Miniseries, Small Ratings

Rash Report: NBC's 'Meteor' Competitive, but Genre's Generation Is Ending

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MINNEAPOLIS ( -- Spoiler alert! At the risk of giving away the ending, it's a pretty good bet the world won't end in "Meteor," NBC's two part mini-series running on successive Sundays. The mini-series, however, remains in peril.

'Meteor' Credit: NBC
Or at least NBC's version of it, as the 1.1/3 rating and share in the ad-centric adult 18-49 demographic is just the latest low rating for the once highly anticipated genre. January's "Last Templar," for instance, averaged a 2.2/6 over two nights. "XIII" followed in February, but had summer-like ratings of a 1.2/3 over two nights.

Of course, by those same summer standards, last night's ratings were respectable. Indeed, "Meteor" won the final hour of prime-time (although it was up against reruns of "Without a Trace," 1.1/3, on CBS and "Brother's and Sisters," .6/2, on ABC).

But overall, it was reruns of Fox's animation domination lineup that won the night, with "Family Guy" (2.1/6) and "The Simpsons" (1.9/5) doubling the 1.0/3 for "Meteor's" first hour. For the night, first place Fox averaged a 1.5/5, followed by CBS (1.3/4), ABC and NBC (.9/3 each) and the CW (.3/1). (All Sunday delivery based on Nielsen fast affiliate ratings, with final live plus same-day data released Tuesday.)

Part of the problem may have been caustic criticism, as it may have reminded some of the disastrous disaster film of the same name from 1979. The decade may have been appropriate for analysis, but maybe instead of recalling the era of "Earthquake," NBC also could have noted the seismic shifts in culture and media that have minimized the miniseries. Beyond the technological transformations that have made the 500-channel universe possible is the accompanying cleaving of culture that make big audiences for mini-series less likely. And more difficult to quantify, but evident in everyday lives is the shortened attention span in today's quick-cut culture, which makes a two-part, four hour miniseries a time commitment some viewers just won't make.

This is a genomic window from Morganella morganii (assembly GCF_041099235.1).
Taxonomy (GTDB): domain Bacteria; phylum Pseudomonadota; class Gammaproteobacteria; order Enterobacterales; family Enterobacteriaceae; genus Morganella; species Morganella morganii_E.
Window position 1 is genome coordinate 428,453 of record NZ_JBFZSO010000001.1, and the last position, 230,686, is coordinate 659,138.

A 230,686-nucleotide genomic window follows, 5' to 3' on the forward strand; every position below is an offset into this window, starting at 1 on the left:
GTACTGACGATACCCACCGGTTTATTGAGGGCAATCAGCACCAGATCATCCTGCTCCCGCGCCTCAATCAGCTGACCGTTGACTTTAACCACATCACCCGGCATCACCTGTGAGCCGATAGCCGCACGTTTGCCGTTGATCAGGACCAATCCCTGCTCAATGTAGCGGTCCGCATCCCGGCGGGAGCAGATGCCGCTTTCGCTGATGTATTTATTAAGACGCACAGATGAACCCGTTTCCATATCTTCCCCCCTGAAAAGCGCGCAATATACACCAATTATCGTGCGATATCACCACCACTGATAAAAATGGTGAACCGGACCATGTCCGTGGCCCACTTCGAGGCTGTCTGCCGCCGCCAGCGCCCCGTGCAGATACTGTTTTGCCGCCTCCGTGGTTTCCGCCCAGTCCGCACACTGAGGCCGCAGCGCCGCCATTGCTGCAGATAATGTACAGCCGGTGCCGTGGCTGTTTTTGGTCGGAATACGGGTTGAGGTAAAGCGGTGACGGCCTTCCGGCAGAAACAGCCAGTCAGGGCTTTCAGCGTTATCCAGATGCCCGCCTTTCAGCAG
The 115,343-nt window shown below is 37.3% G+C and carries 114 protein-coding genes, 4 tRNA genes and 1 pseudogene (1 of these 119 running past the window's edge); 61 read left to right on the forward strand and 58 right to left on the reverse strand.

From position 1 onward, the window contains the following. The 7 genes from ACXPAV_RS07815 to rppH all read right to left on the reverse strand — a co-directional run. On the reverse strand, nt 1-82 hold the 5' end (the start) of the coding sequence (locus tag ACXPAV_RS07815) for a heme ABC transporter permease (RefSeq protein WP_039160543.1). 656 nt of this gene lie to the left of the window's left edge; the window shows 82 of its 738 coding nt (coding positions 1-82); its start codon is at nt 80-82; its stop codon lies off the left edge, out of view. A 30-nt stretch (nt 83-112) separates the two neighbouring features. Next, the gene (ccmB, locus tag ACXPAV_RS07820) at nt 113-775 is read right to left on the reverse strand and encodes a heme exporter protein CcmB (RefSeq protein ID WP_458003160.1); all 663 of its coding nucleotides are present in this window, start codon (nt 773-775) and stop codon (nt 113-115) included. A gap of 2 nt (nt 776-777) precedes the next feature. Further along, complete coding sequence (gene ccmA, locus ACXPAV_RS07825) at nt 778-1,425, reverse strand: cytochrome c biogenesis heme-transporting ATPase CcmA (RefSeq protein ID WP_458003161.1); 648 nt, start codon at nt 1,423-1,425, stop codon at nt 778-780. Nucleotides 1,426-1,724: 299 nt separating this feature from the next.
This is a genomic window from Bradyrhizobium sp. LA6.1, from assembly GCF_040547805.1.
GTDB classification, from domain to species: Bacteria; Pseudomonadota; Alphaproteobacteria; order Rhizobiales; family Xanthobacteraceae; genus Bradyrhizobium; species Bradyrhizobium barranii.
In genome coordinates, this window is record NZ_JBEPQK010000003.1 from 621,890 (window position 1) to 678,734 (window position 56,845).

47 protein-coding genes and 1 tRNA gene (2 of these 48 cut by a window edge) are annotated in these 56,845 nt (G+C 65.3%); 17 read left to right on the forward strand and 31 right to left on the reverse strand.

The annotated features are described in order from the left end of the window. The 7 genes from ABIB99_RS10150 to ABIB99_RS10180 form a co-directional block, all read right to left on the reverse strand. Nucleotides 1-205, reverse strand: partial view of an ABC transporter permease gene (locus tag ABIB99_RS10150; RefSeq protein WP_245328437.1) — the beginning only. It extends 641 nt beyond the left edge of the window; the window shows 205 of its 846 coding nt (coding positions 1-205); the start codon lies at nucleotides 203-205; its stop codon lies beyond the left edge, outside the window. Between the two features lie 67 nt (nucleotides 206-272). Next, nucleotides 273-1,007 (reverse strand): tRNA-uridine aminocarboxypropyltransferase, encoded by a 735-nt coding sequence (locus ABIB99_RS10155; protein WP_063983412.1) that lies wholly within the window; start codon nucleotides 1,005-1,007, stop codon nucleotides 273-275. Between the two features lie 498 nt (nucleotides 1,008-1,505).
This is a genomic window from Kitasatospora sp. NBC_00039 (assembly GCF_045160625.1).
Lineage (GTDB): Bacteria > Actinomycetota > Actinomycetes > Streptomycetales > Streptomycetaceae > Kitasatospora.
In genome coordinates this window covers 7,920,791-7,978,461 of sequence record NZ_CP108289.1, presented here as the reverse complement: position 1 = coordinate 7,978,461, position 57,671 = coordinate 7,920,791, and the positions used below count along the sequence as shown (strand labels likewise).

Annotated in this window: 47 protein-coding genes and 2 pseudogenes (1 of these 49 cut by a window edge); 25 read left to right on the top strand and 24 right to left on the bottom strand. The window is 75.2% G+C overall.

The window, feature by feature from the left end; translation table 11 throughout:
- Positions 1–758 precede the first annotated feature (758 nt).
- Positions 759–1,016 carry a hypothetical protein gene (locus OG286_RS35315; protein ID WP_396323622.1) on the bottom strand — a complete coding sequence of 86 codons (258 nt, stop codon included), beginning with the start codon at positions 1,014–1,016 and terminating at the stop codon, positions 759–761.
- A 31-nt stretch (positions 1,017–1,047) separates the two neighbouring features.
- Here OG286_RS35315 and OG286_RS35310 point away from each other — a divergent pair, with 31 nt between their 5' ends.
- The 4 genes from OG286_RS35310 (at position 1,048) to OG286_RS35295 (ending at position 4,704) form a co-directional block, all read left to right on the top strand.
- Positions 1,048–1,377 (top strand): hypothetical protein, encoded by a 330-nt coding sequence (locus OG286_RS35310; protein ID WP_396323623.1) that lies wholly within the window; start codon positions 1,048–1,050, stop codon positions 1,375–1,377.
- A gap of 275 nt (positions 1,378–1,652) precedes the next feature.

To be sure, NBC is to be credited for creating any original programming amid dreary reruns and reality. And, indeed, it's sticking with the scheduling strategy for the few several weeks, as part of its "Survival Sunday" series.

Rash chart July 12, 2009Click for PDF
See how all the shows did in the ratings.

While meant to invoke the subgenre of disaster dramas, "Survival Sunday" also serves as a media metaphor for what NBC and its broadcast brethren are trying to do during a cool summer for new shows, and what mini-series may not do as the story form is increasingly the anti-reality TV -- high cost and low ratings.

Monday: Of all the major leagues, baseball's all-star festivities are by far the best. It starts tonight, with ESPN carrying the 2009 Home Run Derby...
Tuesday: ...and then it's capped by the midsummer classic, with the winning league getting home-field advantage for the World Series.

Mauer power: Baseball's best hitter, Minnesota Twin catcher Joe Mauer, is known for hitting singles, but may surprise with the long ball tonight.

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NOTE: All ratings based on adults 18-49. A share is a percentage of adults 18-49 who have their TV sets on at a given time. A rating is a percentage of all adults 18-49, whether or not their sets are turned on. For example, a 1.0 rating is 1% of the total U.S. adults 18-49 population with TVs. Ratings quoted in this column are based on live-plus-same-day unless otherwise noted. (Many ad deals have been negotiated on the basis of commercial-minute, live-plus-three-days viewing.)

John Rash is senior VP-director of media analysis for Campbell Mithun, Minneapolis. For more, see

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